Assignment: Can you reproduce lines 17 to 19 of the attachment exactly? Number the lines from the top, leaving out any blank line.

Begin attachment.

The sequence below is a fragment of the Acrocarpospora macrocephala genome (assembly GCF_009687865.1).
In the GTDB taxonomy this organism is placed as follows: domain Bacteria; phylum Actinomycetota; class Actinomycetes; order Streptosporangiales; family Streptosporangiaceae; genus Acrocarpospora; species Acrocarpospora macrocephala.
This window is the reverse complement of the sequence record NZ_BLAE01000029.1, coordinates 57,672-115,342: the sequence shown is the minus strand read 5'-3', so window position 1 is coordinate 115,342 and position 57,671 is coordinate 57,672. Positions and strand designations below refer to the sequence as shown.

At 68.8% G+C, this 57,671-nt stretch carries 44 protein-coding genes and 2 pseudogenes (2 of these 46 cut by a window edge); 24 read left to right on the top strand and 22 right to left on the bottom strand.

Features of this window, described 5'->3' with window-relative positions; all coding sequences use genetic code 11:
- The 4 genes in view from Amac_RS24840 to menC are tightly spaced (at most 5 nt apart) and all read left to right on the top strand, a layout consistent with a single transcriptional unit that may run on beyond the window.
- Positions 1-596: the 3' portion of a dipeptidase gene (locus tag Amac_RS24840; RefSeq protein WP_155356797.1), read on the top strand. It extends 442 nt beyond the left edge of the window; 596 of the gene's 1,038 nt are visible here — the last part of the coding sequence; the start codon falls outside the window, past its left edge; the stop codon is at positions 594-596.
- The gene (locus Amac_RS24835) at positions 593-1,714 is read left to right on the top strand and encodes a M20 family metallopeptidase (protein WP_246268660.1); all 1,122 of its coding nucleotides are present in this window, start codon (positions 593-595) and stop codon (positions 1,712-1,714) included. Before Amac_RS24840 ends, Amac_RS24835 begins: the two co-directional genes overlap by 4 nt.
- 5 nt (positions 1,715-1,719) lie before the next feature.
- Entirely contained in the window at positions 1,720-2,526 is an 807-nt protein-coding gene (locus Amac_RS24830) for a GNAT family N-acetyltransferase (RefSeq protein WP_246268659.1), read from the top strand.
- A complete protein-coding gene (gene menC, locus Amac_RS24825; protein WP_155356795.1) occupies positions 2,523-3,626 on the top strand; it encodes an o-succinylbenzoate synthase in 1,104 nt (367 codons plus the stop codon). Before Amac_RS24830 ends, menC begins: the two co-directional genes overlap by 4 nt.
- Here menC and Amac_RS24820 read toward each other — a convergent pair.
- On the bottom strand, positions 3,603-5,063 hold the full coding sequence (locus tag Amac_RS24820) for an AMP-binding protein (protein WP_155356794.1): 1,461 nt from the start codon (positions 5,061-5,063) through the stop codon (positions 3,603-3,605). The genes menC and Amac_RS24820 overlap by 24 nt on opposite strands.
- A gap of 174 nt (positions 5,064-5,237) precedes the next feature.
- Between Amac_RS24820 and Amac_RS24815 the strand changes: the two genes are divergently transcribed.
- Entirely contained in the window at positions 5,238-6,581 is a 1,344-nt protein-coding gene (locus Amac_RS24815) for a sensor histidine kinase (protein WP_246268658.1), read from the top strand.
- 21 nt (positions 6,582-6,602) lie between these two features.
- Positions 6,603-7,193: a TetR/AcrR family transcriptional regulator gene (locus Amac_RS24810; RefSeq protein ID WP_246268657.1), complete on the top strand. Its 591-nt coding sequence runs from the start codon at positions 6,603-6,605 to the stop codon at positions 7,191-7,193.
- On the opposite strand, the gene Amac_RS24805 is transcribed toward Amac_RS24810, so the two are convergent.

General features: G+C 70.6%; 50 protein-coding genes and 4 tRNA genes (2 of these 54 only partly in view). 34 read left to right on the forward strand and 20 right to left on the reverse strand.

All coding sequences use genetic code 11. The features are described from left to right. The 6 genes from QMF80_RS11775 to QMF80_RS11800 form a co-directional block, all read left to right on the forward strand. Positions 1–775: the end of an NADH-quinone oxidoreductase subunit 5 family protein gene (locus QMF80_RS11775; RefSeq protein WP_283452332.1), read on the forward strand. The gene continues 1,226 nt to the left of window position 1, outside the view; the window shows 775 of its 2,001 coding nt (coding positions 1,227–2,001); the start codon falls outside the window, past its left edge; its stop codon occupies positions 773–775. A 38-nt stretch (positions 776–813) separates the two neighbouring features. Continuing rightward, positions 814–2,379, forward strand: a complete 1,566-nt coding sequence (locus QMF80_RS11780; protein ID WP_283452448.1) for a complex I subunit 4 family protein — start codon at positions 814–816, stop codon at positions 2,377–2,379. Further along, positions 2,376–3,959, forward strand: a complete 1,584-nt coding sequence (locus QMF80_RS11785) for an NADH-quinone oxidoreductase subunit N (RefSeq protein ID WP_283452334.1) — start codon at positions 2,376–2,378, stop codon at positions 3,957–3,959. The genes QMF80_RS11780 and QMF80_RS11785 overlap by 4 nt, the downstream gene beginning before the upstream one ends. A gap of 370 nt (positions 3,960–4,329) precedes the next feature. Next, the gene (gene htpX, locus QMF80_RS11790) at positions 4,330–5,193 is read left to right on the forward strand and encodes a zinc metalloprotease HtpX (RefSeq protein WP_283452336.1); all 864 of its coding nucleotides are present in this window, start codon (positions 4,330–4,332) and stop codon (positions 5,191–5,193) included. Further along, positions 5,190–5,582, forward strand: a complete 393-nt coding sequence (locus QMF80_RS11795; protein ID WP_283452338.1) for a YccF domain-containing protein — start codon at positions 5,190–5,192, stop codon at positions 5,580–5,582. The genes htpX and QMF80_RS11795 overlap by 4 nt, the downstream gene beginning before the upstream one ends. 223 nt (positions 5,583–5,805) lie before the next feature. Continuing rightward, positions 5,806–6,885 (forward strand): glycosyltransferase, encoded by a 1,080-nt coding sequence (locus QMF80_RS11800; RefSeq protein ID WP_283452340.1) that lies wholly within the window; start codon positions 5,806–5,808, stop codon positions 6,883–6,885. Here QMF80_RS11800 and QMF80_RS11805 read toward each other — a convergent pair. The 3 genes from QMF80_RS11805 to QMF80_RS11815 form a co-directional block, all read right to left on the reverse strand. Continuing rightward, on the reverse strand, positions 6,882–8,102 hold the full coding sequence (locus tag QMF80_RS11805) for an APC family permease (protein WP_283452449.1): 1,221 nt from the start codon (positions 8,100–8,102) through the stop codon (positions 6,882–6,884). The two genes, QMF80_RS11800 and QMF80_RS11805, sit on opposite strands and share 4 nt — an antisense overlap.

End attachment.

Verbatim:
- 21 nt (positions 6,582-6,602) lie between these two features.
- Positions 6,603-7,193: a TetR/AcrR family transcriptional regulator gene (locus Amac_RS24810; RefSeq protein ID WP_246268657.1), complete on the top strand. Its 591-nt coding sequence runs from the start codon at positions 6,603-6,605 to the stop codon at positions 7,191-7,193.
- On the opposite strand, the gene Amac_RS24805 is transcribed toward Amac_RS24810, so the two are convergent.